Creator: Schenck, David, 1927-1970.
Collection number: 5288
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Abstract: Greensboro Mayor David Schenck was born 7 January 1927 in Greensboro, N.C., and was the great-grandson of Judge David Schenck, a prominent 19th century lawyer and politician in Greensboro. Schenck received a bachelors degree in Mechanical Engineering from Duke University in 1947 and attended the business school at the University of North Carolina in 1948. In 1959, Schenck was elected to the Greensboro City Council where he served as chair of the Transportation Committee and later on the Mayor’s Special Committee on Human Relations and Race Relations in 1960. On 8 May 1961, Schenck was elected mayor of Greensboro. He was reelected in 1963 and served until 1965. During his tenure as mayor, Schenck witnessed mass civil rights demonstrations by African-American students and others in Greensboro, culminating in his June 1963 decision to urge Greensboro businesses to voluntarily integrate their facilities. Schenck died in 1970 at age 43 of a cerebral hemorrhage. Materials include Schenck’s correspondence, texts of statements given to the press, appointment books, memos, notes, clippings, and other items mostly related to his handling of the 1963 civil rights demonstrations in Greensboro that led to integration of the city’s public accommodations. Correspondents include members of activist organizations such as the Congress of Racial Equality (CORE), the National Association for the Advancement of Colored People (NAACP), and the Greensboro A&T Alumni Association; Greensboro businessmen; and a number of concerned citizens. Many letters and telegrams are specifically in response to Schenck’s 7 June 1963 pro-integration statement that “selection of customers purely by race is outdated, morally unjust, and not in keeping with either democratic or Christian philosophy.” Other items include reports, resolutions, meeting agendas and other material of the Greensboro City Council and the Commission on Human Relations; annotated lists of Greensboro businesses noting whether or not they agreed to integrate their facilities; and a recorded telephone conversation between Schenck and North Carolina Governor Terry Sanford dated 24 May 1963.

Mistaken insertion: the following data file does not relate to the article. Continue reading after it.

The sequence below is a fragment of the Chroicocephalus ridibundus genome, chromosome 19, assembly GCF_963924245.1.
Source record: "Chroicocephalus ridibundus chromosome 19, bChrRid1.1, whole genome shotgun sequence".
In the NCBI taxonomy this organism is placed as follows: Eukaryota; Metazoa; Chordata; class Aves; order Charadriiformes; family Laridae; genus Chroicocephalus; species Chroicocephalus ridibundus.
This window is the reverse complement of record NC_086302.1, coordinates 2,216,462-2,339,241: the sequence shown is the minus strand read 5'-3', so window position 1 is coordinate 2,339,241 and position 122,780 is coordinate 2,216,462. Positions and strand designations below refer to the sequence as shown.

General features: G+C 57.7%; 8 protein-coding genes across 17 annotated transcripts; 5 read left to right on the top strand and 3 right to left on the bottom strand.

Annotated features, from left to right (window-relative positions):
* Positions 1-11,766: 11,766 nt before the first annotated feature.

Repository: Southern Historical Collection
Collection Highlights: There is numerous documentation dealing with segregation and the Civil Rights demonstrations in Greensboro when Schenck was mayor. The correspondence in Series 1 is particularly rich in understanding how African American and white citizens in Greensboro perceived desegregation and the Civil Rights protests going on in the city at that time.
Folder 1 contains numerous letters from individuals and businesses either in support or again integration of restaurants and other public facilities in Greensboro. Some letters, such as one written by Eugene Hood on 11 April 1963, decry hypocrisy of the Mayor’s Integration Committee by forcing restaurant owners to integrate their facilities but maintaining segregation in social clubs and other areas within the city and government.
There are also copies of resolutions and statements from groups like the Coordinating Council of Pro-Integration Groups and the Gate City Chapter of the N.C. A & T College Alumni Association, stating their support for the civil rights demonstrators and an end to discriminatory practices in a number of institutions. There are also copies of statements such as the letter issued by W.H. Long Marketing Company, calling for businesses to reject “forced” integration by the state government.
Folder 10 contains correspondence and documentation from the Greensboro Commission on Human Relations, established in May 1963. There is also a 23 May 1963 letter from attorney J. Kenneth Lee, who was one of the first African American students to desegregation the law school at UNC Chapel Hill. Click here to access the online finding aid for the J. Kenneth Lee Collection in the Southern Historical Collection
Folder 11 contains a 19 page booklet from an initial report by The Durham Interim Committee, established on 22 May 1963 to address civil rights demonstrations in Durham, North Carolina.
There is also an audio clip of a phone conversation between Mayor Schenck and Governor Terry Sanford about the civil rights demonstrations going on in Greensboro at the time. Click here to link to the finding aid and access the digitized material.